Turek, F. W. et al. Obesity and metabolic syndrome in circadian Clock mutant mice. Science 308, 1043-1045

Department of Neurology, Northwestern University, Evanston, IL 60208, USA.
Science (Impact Factor: 33.61). 06/2005; 308(5724):1043-5. DOI: 10.1126/science.1108750
Source: PubMed


The CLOCK transcription factor is a key component of the molecular circadian clock within pacemaker neurons of the hypothalamic suprachiasmatic nucleus. We found that homozygous Clock mutant mice have a greatly attenuated diurnal feeding rhythm, are hyperphagic and obese, and develop a metabolic syndrome of hyperleptinemia, hyperlipidemia, hepatic steatosis, hyperglycemia, and hypoinsulinemia. Expression of transcripts encoding selected hypothalamic peptides associated with energy balance was attenuated in the Clock mutant mice. These results suggest that the circadian clock gene network plays an important role in mammalian energy balance.

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    • "Given the well-established links between circadian rhythms and metabolism (DiAngelo et al., 2011; Green et al., 2008; Xu et al., 2011), we examined the role of circadian clocks in lifespan extension by DR in Drosophila. Circadian behavioral rhythms have been studied previously in the context of aging in both flies and mice, with studies showing that rhythms of rest:activity or sleep:wake break down with age (Koh et al., 2006; Turek et al., 2005). However, it is not known whether interventions that lead to life extension, such as DR, require functional circadian clocks, and if so by which mechanisms. "

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    ABSTRACT: The identification and investigation of novel clock-controlled genes (CCGs) has been conducted thus far mainly in model organisms such as nocturnal rodents, with limited information in humans. Here, we aimed to characterize daily and circadian expression rhythms of CCGs in human peripheral blood during a sleep/sleep deprivation (S/SD) study and a constant routine (CR) study. Blood expression levels of 9 candidate CCGs (SREBF1, TRIB1, USF1, THRA1, SIRT1, STAT3, CAPRIN1, MKNK2, and ROCK2), were measured across 48 h in 12 participants in the S/SD study and across 33 h in 12 participants in the CR study. Statistically significant rhythms in expression were observed for STAT3, SREBF1, TRIB1, and THRA1 in samples from both the S/SD and the CR studies, indicating that their rhythmicity is driven by the endogenous clock. The MKNK2 gene was significantly rhythmic in the S/SD but not the CR study, which implies its exogenously driven rhythmic expression. In addition, we confirmed the circadian expression of PER1, PER3, and REV-ERBα in the CR study samples, while BMAL1 and HSPA1B were not significantly rhythmic in the CR samples; all 5 genes previously showed significant expression in the S/SD study samples. Overall, our results demonstrate that rhythmic expression patterns of clock and selected clock-controlled genes in human blood cells are in part determined by exogenous factors (sleep and fasting state) and in part by the endogenous circadian timing system. Knowledge of the exogenous and endogenous regulation of gene expression rhythms is needed prior to the selection of potential candidate marker genes for future applications in medical and forensic settings.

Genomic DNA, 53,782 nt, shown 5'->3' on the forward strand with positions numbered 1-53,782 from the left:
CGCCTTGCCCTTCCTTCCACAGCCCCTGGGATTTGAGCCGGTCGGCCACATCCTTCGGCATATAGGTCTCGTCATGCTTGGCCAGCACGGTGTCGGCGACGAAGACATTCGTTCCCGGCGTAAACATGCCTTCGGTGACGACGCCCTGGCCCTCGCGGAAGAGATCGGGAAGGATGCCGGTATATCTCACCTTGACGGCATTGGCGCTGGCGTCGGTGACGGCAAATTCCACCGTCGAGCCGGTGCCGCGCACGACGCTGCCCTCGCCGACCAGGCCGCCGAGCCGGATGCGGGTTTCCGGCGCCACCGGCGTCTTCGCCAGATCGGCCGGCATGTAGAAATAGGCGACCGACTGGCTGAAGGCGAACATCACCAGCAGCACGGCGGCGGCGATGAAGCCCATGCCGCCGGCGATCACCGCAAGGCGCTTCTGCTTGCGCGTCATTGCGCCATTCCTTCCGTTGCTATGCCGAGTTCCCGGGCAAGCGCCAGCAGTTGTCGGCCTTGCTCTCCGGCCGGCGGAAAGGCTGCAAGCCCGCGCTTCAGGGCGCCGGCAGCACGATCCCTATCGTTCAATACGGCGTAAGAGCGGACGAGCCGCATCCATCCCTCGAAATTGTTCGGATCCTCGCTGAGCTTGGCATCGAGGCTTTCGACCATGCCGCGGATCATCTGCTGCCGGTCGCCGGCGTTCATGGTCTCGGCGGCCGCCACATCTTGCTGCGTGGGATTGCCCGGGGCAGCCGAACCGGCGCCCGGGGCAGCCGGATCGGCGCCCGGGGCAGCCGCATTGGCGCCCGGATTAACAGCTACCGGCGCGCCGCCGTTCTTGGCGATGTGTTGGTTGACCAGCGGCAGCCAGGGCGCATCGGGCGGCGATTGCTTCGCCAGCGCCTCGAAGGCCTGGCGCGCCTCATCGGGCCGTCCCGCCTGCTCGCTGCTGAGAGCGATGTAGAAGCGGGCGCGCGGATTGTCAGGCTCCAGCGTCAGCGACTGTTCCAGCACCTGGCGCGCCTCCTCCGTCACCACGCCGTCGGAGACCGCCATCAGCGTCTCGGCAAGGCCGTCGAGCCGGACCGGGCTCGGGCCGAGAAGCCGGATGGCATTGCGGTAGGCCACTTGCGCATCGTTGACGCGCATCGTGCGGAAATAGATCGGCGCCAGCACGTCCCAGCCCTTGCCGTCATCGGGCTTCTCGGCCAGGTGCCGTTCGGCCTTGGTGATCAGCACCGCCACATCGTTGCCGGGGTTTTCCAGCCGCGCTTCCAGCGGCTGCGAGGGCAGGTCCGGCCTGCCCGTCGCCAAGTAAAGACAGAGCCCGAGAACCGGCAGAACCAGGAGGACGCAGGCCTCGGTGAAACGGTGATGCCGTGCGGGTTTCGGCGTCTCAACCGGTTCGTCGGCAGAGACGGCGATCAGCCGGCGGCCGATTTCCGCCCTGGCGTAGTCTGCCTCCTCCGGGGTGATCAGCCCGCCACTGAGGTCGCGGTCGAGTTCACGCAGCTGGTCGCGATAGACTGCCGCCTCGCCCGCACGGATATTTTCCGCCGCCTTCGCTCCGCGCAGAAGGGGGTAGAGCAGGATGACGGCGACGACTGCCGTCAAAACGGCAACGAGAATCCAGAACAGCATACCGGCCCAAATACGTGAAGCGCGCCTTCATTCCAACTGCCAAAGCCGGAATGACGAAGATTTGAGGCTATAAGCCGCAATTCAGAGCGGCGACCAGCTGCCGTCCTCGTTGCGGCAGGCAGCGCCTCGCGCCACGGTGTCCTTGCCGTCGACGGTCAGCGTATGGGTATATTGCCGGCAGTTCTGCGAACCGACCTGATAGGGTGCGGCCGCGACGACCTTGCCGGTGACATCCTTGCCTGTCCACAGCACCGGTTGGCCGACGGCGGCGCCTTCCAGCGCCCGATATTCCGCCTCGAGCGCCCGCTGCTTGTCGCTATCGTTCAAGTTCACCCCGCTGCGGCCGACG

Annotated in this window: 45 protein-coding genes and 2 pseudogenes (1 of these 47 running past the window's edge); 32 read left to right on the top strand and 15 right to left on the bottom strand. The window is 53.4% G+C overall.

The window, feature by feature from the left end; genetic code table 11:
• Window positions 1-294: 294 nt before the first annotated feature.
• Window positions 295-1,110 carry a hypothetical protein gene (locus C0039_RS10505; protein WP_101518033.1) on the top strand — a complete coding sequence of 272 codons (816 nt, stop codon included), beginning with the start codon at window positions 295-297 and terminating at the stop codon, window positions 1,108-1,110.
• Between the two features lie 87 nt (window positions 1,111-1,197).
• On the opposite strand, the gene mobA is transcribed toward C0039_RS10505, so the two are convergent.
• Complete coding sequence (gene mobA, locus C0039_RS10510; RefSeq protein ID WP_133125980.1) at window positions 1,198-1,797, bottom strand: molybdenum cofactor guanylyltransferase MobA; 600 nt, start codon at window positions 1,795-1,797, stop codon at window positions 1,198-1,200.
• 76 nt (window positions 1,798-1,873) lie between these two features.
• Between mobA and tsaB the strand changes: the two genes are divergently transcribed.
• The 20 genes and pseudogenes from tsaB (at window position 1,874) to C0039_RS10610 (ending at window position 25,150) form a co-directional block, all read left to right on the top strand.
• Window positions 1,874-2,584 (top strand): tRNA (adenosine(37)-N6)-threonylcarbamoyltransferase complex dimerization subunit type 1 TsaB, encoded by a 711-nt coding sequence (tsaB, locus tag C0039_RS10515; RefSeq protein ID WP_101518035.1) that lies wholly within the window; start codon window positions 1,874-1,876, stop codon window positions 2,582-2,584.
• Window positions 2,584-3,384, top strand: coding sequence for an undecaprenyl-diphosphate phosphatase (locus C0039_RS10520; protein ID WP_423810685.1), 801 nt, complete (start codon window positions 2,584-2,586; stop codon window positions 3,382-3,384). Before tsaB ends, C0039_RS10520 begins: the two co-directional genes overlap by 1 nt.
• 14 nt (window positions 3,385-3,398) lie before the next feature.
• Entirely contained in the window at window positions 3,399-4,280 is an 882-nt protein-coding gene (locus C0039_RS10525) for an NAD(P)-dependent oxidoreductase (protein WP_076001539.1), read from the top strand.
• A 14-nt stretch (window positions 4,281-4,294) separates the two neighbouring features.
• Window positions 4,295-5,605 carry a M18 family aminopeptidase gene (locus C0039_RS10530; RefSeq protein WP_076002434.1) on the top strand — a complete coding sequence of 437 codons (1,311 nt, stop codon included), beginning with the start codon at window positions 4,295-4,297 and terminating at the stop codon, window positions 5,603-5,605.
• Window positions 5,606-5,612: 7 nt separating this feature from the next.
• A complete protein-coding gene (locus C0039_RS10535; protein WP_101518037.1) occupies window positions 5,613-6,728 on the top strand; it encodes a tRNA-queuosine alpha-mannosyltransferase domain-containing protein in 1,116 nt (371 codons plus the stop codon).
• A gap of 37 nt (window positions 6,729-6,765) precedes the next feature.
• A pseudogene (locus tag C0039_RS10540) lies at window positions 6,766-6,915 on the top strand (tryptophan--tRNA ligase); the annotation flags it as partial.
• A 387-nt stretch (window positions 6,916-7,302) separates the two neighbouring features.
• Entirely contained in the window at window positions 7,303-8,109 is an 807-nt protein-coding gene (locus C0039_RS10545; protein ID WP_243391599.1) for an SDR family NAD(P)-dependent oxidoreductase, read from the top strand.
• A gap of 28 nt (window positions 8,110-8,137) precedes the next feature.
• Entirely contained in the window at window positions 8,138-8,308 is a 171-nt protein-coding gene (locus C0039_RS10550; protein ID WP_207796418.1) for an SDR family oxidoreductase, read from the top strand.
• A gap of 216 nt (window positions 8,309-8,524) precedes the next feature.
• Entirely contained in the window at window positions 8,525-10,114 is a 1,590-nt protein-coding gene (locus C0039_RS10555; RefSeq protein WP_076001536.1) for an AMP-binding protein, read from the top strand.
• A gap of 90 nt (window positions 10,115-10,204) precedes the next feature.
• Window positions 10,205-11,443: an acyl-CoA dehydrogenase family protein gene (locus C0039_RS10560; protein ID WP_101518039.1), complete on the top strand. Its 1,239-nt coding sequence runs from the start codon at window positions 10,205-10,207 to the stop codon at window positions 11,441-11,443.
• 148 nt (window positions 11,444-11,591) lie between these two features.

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    • "The negative feedback loop consists of the PERIOD (PERs) and CRYPTOCHROME (CRYs) proteins that inhibit CLOCK:BMAL1-mediated transcription (Reppert and Weaver, 2002). The circadian clock regulates metabolism and disrupted rhythms lead to hyperphagia, diabetes and obesity (Froy, 2010; Marcheva et al., 2010; Oishi et al., 2005; Turek et al., 2005). In turn, high-fat diet (HFD) leads to changes in behavioral rhythmicity and disrupted circadian gene expression within the hypothalamus and liver and to disrupted cycling of hormones involved in fuel utilization (Barnea et al., 2010). "
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    ABSTRACT: Ketogenic diet (KD) is used for weight loss or to treat epilepsy. KD leads to liver AMP-activated protein kinase (AMPK) activation, which would be expected to inhibit gluconeogenesis. However, KD leads to increased hepatic glucose output. As AMPK and its active phosphorylated form (pAMPK) show circadian oscillation, this discrepancy could stem from wrong-time-of-day sampling. The effect of KD was tested on mouse clock gene expression, AMPK, mTOR, SIRT1 and locomotor activity for 2 months and compared to low-fat diet (LFD). KD led to 1.5-fold increased levels of blood glucose and insulin. Brain pAMPK/AMPK ratio was 40% higher under KD, whereas that in liver was not affected. KD led to 40% and 20% down-regulation of the ratio of pP70S6K/P70S6K, the downstream target of mTOR, in the brain and liver, respectively. SIRT1 levels were 40% higher in the brain, but 40% lower in the liver of KD-fed mice. Clock genes showed delayed rhythms under KD. In the brain of KD-fed mice, amplitudes of clock genes were down-regulated, whereas 6-fold up-regulation was found in the liver. The metabolic state under KD indicates reduced satiety in the brain and reduced anabolism alongside increased gluconeogenesis in the liver.
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